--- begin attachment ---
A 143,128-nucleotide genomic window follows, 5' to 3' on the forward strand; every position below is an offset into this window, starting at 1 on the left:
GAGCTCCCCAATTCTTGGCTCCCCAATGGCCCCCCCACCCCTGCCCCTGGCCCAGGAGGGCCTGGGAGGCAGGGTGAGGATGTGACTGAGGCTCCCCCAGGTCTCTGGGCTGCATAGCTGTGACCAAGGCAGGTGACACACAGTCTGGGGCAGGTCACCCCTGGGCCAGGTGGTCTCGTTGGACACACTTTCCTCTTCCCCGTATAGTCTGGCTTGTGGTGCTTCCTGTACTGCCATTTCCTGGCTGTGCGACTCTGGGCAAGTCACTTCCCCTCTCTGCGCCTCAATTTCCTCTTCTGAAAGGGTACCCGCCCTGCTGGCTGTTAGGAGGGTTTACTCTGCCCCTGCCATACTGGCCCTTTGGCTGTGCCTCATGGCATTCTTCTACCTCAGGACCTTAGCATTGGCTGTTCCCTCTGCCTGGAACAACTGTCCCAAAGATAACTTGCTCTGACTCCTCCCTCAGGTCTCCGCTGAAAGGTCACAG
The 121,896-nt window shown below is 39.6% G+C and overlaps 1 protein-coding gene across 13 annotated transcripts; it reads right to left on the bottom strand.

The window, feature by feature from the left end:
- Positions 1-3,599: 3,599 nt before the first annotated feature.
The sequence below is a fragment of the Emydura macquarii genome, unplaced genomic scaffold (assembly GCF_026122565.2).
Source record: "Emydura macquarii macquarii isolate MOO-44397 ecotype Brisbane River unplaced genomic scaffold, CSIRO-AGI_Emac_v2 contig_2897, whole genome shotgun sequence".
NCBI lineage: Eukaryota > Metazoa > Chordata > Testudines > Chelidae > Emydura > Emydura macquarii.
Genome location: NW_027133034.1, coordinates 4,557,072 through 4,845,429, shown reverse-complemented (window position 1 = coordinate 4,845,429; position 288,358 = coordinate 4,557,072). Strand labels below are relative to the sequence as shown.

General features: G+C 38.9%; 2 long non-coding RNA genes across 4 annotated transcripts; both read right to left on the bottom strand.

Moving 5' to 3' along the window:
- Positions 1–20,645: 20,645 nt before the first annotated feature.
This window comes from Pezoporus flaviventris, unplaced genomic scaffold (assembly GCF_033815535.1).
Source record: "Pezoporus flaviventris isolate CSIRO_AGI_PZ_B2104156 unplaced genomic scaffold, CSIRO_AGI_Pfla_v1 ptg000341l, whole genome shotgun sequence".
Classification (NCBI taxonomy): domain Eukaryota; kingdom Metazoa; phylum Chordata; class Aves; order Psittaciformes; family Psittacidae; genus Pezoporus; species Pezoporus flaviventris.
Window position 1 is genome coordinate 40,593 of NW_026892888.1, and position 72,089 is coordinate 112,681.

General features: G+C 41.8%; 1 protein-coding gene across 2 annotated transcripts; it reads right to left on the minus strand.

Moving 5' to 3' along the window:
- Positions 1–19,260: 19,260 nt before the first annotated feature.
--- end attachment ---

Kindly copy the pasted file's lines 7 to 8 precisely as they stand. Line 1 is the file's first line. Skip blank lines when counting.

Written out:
Source record: "Emydura macquarii macquarii isolate MOO-44397 ecotype Brisbane River unplaced genomic scaffold, CSIRO-AGI_Emac_v2 contig_2897, whole genome shotgun sequence".
NCBI lineage: Eukaryota > Metazoa > Chordata > Testudines > Chelidae > Emydura > Emydura macquarii.